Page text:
“Inclusivity means real representation: not just elites getting a seat at the table. Being at the table is a means, not the end.”
In January 2018, a BBC article declared that the Taliban had full control of 4 percent of Afghanistan’s territory and an active presence in another 66 percent of the country. Researchers at Feminist Majority Foundation, dubious of the BBC map and other similar public accounts based on territorial analysis, decided to do a study using population data.
The Trump administration’s approach to foreign relations with Iran has worsened existing humanitarian crises for women and created new ones. But women in Iran will continue to fight back.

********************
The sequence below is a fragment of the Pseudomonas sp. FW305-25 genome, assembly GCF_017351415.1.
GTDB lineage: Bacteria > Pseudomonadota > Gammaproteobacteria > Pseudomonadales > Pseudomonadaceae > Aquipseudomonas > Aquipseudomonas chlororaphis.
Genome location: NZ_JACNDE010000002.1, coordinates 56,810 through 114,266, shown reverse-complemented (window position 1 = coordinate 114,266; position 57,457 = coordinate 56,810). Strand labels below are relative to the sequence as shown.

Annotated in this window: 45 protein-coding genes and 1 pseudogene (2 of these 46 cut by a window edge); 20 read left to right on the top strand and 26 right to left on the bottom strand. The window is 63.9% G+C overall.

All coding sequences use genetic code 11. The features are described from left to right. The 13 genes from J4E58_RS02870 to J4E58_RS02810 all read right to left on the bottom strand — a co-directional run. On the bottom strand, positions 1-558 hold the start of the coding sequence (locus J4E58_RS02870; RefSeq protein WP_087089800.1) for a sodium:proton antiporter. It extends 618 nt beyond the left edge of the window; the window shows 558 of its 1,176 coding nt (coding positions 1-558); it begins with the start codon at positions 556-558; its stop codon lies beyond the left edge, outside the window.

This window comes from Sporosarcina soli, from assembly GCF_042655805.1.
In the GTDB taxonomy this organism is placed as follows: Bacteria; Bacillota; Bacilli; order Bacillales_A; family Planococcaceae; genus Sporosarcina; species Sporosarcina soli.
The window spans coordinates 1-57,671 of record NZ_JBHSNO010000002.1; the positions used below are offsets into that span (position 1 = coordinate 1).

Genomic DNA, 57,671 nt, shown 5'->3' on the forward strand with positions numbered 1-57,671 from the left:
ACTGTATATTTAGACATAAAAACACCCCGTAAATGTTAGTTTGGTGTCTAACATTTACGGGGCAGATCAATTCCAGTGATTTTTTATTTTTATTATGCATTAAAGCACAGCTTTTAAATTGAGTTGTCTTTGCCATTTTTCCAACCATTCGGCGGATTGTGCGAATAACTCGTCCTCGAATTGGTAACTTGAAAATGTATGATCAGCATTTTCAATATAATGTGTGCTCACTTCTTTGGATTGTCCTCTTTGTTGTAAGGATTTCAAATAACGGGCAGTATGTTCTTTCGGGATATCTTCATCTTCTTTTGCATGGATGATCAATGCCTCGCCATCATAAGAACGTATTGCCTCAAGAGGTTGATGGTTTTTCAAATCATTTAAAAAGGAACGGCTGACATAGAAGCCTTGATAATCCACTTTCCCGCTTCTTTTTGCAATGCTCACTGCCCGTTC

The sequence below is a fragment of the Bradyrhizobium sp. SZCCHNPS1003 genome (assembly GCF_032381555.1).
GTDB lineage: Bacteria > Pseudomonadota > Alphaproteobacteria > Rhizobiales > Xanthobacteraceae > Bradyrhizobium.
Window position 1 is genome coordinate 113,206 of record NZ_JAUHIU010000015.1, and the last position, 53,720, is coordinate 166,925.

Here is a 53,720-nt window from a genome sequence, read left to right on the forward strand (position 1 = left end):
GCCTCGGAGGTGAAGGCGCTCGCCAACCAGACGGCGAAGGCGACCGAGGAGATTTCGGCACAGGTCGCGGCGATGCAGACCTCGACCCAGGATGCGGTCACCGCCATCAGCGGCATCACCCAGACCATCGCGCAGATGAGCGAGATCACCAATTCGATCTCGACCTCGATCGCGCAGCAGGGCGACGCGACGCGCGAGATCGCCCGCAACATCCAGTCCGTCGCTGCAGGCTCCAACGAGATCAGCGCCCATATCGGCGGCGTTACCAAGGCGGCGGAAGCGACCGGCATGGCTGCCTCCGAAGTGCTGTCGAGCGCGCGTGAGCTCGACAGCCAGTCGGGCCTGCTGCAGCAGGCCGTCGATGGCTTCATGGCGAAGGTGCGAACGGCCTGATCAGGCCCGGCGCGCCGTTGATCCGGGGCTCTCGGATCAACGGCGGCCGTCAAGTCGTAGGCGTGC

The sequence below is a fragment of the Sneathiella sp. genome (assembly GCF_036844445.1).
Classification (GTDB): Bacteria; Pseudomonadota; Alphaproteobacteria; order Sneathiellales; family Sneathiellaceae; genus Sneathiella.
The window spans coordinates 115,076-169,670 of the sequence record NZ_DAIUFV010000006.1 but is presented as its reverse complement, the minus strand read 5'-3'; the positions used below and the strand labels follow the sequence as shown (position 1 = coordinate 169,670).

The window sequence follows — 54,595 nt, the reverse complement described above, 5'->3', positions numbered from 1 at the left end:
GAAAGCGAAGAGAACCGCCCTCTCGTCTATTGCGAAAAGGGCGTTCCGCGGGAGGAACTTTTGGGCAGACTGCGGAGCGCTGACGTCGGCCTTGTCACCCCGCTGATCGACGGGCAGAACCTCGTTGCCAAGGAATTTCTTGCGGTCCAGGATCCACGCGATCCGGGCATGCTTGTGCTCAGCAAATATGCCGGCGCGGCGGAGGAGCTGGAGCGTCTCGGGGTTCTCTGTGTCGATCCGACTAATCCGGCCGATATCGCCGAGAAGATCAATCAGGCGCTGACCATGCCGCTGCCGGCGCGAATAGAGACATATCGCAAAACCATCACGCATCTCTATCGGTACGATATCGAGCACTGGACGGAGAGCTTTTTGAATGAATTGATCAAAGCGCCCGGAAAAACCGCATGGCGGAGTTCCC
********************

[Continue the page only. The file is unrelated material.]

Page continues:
As the Trump administration tries to negotiate peace with the men of the Taliban, Afghanistan’s women are drawing their red line.
“If I was to give advice to my 17-year-old self, I would say: you go girl—now go teach others.”
Women are uniquely caught in the crosshairs of Sudan’s civilian crisis—and they’re also forming a front line in its unfolding revolution.
June has been a momentous month for gender equality in Canada.
Feminist advocates last week met with leading lawmakers on Capitol Hill to amplify calls for an equitable peace process in Afghanistan being made by women on the ground.
Abolitionist and suffragette Julia Ward Howe’s 1870 “Mother’s Day Proclamation” called for advancing peace and equality. Centuries later, her words still ring true.
The work to change our responses to sexual violence—in conflict and at home—is the work that many of us have dedicated our lives to, and you can be sure that we will press on. I wish I could say the same for our country.